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The January 2021 Situation Report (SitRep)  Thumbnail

The January 2021 Situation Report (SitRep)

The very big picture (a historical perspective):

The long-term valuation of the market is commonly measured by the Cyclically Adjusted Price to Earnings ratio, or “CAPE”, which smooths-out shorter-term earnings swings in order to get a longer-term assessment of market valuation.  A CAPE level of 30 is considered to be the upper end of the normal range, and the level at which further PE-ratio expansion comes to a halt (meaning that further increases in market prices only occur as a general response to earnings increases, instead of rising “just because”).   The market was recently at that level.

Of course, a “mania” could come along and drive prices higher - much higher, even - and for some years to come. Manias occur when valuation no longer seems to matter, and caution is thrown completely to the wind - as buyers rush in to buy first, and ask questions later. Two manias in the last century - the “Roaring Twenties” of the 1920s, and the “Tech Bubble” of the late 1990s - show that the sky is the limit when common sense is overcome by a blind desire to buy. But, of course, the piper must be paid, and the following decade or two were spent in Secular Bear Markets, giving most or all of the mania-gains back.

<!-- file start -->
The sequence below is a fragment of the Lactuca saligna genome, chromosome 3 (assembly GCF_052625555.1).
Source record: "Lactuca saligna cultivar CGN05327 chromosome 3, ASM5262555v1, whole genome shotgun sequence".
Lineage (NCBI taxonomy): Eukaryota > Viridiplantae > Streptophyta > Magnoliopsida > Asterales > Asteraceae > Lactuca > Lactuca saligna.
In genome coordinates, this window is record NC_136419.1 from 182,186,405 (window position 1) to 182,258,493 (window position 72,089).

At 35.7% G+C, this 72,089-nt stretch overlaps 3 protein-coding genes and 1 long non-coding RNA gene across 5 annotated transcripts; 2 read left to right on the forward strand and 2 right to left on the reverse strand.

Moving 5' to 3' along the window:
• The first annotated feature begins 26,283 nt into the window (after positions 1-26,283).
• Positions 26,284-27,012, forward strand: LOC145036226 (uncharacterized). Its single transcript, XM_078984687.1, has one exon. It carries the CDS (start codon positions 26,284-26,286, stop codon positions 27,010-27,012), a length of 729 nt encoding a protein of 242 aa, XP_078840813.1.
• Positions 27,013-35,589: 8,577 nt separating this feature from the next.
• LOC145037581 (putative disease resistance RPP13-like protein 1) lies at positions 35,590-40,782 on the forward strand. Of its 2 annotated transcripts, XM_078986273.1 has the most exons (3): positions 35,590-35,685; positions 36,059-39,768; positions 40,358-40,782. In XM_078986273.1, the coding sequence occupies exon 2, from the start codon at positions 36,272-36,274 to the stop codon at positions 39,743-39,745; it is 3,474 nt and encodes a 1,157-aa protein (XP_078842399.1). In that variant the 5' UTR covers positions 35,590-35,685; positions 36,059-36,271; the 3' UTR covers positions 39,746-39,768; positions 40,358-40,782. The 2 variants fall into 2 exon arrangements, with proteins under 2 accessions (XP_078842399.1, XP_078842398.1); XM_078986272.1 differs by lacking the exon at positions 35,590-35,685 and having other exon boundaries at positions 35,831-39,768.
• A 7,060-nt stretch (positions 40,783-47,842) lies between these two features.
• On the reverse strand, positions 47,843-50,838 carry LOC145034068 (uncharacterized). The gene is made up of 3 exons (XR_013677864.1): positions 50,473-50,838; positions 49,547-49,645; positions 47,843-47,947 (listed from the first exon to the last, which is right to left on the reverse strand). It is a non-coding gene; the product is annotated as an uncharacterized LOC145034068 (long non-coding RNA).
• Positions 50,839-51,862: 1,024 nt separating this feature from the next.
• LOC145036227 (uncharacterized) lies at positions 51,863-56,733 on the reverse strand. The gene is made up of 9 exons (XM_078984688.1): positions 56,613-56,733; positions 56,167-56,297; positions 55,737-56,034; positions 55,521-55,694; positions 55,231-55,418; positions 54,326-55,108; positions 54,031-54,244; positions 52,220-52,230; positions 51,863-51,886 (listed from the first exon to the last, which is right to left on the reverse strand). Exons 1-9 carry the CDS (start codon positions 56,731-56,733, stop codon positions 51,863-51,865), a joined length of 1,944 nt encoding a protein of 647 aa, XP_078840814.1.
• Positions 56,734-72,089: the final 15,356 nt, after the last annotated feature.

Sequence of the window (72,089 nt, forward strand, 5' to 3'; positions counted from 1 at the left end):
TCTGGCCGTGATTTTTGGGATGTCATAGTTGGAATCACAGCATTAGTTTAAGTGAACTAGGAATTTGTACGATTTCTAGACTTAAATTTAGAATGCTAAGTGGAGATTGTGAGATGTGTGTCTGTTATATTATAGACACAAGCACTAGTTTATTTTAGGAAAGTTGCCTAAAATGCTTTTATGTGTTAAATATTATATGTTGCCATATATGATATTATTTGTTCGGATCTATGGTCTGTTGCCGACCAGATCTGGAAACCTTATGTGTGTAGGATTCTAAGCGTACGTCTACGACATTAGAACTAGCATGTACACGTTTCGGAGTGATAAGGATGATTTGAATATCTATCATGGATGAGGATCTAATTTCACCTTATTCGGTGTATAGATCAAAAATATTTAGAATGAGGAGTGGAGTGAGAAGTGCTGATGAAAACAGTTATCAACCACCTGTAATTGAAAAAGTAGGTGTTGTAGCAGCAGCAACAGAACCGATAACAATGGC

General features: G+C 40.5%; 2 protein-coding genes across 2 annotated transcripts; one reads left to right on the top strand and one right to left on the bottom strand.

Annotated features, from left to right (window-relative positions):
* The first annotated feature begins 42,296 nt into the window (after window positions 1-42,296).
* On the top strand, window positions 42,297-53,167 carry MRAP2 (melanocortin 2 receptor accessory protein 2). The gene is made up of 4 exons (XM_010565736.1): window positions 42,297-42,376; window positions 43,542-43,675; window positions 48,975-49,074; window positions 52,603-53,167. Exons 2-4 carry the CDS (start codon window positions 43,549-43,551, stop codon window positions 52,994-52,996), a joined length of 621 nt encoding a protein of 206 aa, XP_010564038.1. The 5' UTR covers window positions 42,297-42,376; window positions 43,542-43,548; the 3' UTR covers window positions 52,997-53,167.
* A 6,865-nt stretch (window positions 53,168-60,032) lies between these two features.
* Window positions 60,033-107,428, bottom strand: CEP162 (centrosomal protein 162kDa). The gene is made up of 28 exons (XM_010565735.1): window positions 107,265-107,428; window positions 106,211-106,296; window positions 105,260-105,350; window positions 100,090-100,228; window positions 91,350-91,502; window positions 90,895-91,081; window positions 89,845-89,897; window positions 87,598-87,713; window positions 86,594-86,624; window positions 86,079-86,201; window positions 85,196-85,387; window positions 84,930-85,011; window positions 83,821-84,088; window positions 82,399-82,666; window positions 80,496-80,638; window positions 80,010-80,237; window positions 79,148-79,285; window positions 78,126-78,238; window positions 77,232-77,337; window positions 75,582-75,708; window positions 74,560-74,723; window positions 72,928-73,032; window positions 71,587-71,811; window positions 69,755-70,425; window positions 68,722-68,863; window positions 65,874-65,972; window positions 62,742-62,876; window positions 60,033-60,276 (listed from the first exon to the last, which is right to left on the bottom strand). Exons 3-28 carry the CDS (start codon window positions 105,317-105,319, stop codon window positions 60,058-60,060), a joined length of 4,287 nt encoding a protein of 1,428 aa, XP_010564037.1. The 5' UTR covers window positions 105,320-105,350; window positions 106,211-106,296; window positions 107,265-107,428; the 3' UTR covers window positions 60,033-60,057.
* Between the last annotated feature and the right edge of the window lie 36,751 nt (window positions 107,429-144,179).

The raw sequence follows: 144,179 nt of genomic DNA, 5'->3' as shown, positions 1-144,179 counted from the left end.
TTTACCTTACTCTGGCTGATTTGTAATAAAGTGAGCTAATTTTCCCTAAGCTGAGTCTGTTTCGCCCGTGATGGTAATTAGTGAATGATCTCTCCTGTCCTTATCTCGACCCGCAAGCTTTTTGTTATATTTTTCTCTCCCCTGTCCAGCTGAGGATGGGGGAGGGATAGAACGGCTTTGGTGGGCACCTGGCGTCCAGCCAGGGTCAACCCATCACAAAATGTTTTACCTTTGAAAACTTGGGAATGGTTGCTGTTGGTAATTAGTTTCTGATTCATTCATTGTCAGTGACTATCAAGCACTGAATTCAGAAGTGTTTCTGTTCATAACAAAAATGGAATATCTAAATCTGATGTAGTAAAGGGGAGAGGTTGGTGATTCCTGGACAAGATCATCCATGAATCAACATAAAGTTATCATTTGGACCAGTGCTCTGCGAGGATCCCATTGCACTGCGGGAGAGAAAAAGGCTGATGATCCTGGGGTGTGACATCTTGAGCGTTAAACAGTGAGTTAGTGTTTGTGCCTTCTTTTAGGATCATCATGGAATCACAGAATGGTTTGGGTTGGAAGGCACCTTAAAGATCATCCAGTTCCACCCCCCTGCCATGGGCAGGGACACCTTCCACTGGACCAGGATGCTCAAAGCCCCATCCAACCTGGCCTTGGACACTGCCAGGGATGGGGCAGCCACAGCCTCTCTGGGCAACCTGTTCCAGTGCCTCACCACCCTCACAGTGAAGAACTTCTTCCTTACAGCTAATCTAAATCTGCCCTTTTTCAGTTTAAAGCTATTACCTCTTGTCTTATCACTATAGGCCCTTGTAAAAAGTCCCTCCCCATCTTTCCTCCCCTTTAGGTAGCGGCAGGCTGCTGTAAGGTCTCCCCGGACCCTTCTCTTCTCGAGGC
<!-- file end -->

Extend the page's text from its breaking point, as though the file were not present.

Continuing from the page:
See Fig. 1 for the 100-year view of Secular Bulls and Bears.  The CAPE is now at 34.19, up from the prior week’s 33.71.   Since 1881, the average annual return for all ten-year periods that began with a CAPE in the 30-40 range has been slightly negative (see Fig. 2).